After such a scorching summer, we are usually ready to send everything to the dumpster or compost pile. But think outside the box. How about some color, plants for decorating, or use for cooking. Some of these plants will need to be repotted for indoors or take cuttings.

Geranium – Bring them in before frost and give them a light trim. Water when dry, feed monthly and give bright direct light. http://www.wikihow.com/Propagate-Geraniums- from-Cuttings

Caladium – The same plants sold as tubers and potted and sold, at a much higher price, as houseplants. Indoors they like indirect light. Keep their soil moist, but not wet. They prefer temps from 60 to 85 degrees. If they yellow and die back, just let rest until spring. Store in a cool dry spot and repot in February or March. They like low to moderate light.

Boxwood– Small potted evergreen boxwood make easy going houseplants and special winter decorations with a little pruning. Turn the pot every few days to keep growing evenly. Humidity is crucial to evergreen houseplants so keep a mister handy. Put plenty of pebbles in the bottom of the pot. Water when the soil dries and feed monthly. They like bright to moderate light.

Coleus – Coleus come in so many different colors it’s a shame not to try cuttings from your favorites. They like indirect bright light and to be warm. Keep the soil moist and feed monthly. Pinch off any flowers to prevent them from going to seed.

Hot Peppers – Peppers are tropical perennials and can be kept growing and producing. Smaller hot peppers are the easiest to bring indoors. They like their soil a little dry and underfed. Bright direct light is necessary to set flowers and grow peppers. Think orange, yellow, green and red for winter color. Do watch for aphids and fungus gnats.

Herbs – Many herbs do well indoors. Do you have chives, basil, parsley, rosemary or lemon grass? It is best to start with small, young plants. Perennials, like lemon grass and rosemary can be potted and brought back and forth from outdoors to an indoor window sill. Be sure they get bright light and trim to keep bushy. They like bright light.

If you are bringing plants in from outdoors you may think about isolating them before bringing them indoors. Make sure all the hitchhikers are gone. You don’t need extra pests to infect your existing plants. Fungus gnats are generally caused by overwatering.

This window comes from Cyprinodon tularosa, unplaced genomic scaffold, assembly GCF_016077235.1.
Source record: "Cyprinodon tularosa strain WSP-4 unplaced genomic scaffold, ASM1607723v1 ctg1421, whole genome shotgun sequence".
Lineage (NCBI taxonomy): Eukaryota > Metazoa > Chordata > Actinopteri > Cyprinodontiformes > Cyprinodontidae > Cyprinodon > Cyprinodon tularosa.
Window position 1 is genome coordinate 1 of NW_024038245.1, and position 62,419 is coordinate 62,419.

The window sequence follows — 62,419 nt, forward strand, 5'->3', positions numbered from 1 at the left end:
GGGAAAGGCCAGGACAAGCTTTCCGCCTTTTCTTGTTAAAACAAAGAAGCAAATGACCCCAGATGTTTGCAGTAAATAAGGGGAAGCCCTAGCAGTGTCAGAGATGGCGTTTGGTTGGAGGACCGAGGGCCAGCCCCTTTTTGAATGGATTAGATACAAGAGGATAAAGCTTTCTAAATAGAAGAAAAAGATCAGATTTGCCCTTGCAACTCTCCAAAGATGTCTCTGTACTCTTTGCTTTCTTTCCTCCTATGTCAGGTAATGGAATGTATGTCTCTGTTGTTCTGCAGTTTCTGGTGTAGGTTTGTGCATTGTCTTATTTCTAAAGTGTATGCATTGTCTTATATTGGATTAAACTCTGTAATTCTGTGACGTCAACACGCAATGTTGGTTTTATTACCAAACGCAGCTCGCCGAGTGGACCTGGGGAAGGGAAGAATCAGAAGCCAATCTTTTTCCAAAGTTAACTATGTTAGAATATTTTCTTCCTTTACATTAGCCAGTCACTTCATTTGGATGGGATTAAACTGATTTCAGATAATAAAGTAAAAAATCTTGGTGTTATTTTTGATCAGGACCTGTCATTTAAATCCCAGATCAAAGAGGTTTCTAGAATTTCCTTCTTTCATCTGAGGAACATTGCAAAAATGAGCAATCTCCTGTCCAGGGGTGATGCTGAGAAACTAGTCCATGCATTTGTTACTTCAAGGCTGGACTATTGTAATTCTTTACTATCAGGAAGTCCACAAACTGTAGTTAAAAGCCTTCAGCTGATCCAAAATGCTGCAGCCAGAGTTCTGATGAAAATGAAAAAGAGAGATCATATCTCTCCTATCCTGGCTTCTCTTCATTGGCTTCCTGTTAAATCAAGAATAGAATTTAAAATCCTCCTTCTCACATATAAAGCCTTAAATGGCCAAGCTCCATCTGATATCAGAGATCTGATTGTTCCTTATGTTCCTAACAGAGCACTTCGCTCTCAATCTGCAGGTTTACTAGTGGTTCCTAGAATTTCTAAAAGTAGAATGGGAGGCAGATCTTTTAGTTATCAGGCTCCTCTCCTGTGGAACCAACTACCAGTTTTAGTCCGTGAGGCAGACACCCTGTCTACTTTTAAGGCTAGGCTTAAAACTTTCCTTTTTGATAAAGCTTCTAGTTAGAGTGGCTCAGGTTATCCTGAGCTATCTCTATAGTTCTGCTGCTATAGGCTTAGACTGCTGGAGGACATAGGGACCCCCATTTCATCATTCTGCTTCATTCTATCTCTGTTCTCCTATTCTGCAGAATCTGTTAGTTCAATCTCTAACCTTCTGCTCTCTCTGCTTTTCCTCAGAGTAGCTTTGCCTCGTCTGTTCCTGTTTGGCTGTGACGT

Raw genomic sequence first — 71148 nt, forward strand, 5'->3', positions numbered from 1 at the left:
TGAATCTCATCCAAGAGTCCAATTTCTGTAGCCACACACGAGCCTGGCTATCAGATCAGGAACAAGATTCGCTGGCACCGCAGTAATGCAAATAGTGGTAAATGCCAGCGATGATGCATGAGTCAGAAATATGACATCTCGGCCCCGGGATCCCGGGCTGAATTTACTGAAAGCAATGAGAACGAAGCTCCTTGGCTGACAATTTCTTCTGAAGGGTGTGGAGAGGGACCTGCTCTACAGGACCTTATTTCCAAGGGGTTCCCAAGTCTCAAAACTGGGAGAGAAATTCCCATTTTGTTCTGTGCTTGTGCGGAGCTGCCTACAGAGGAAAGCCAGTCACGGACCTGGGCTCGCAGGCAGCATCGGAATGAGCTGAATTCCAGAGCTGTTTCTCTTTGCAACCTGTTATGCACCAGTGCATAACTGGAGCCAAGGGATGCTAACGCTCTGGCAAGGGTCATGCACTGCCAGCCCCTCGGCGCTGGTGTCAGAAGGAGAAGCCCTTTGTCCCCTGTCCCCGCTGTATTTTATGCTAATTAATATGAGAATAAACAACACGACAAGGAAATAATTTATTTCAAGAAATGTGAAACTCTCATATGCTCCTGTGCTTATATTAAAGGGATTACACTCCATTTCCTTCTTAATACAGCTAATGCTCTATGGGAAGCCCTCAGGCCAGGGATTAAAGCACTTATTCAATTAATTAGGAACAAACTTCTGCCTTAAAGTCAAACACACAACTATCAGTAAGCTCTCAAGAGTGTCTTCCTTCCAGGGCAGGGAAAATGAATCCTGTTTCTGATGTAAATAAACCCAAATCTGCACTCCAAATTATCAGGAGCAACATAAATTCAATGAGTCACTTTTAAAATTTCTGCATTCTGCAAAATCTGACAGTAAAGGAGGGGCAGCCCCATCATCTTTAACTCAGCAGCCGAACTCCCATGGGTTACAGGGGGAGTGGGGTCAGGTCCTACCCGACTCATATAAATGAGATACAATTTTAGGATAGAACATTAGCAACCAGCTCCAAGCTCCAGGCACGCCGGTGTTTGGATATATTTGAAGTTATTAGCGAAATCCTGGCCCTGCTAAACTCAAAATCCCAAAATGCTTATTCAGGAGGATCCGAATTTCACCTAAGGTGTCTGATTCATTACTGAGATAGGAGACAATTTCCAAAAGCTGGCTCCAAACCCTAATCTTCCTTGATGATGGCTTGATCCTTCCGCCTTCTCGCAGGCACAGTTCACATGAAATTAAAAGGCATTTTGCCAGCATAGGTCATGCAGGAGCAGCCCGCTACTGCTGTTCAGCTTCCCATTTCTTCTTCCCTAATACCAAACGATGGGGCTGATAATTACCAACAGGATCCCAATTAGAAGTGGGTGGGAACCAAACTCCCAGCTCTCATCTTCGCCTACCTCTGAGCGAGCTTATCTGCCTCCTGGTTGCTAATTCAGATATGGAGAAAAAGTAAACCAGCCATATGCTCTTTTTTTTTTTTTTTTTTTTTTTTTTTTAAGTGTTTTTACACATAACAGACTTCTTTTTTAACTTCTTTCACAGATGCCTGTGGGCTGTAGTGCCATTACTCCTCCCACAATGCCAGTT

Submitted by Sheri Kisch

Nigella

Among the interesting flowers that are easy to grow from seed are the intricate and dainty nigella, or Love-in- a-Mist. Grown in Elizabethan cottage gardens and popular for centuries, they are not the fan favorite in nurseries and garden centers these days since they are not great transplant candidates. They are so easy to grow from seed that it is truly a shame if you never try them for medium-height, season- long delight in any sunny location.

To create a display from mid -spring to late summer, sow successive plantings from early spring to early summer. Plant when weather ranges between 65-70 most of the day in full sun with a little space for each plant to reach out. They don’t require much but decent drainage for soil, so water when dry and apply a little fertilizer in July and August. Watch for the deeply cut first leaves to break through in about 10 days and then prepare to enjoy the show. Multiple branches on 1-2’ plants will produce blooms rad intricate stamens and pistols. The leaves are finely divided and lend an airy quality to the middle of edge beds and cottage gardens.

The show doesn’t stop with the bloom – the seed pod is just as delightful with a balloon-like case tipped with spikes and surrounded by the net-like collar. These can be dried for quaint little arrangements or left to self-seed for next year.

Submitted by Corinna Sinclair